Peer reviews among states are increasingly widely used as an instrument of global governance: Think about the work of the OECD, about the United Nations’ Universal Periodic Review, or about the variety of peer reviewing schemes in the European Union, called the Open Method of Coordination in EU jargon.
Yet, while there are many peer reviews, the results of some of them are taken more seriously by participants than others. How can this be explained?
Our project seeks to find out what makes peer reviews authoritative
The research project presented on these pages explores why some peer reviews among states acquire authority, while other peer reviewing schemes do not. We look at eight different peer reviewing schemes which are organised in different organizational contexts (OECD; United Nations family, WTO, Council of Europe) and in different policy areas (the fight against corruption; human rights; sustainable development; economic and trade policies).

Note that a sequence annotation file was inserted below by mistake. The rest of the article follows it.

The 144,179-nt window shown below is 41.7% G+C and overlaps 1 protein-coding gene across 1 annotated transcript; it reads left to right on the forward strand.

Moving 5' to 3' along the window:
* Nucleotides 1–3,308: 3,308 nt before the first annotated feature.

The project is conducted at the Faculty of Arts and Social Sciences of Maastricht University and is funded by the Netherlands Organisation for Scientific Research (Nederlandse Organisatie voor Wetenschappelijk Onderzoek — NWO) under its prestigious Innovational Research Incentive Scheme (VIDI).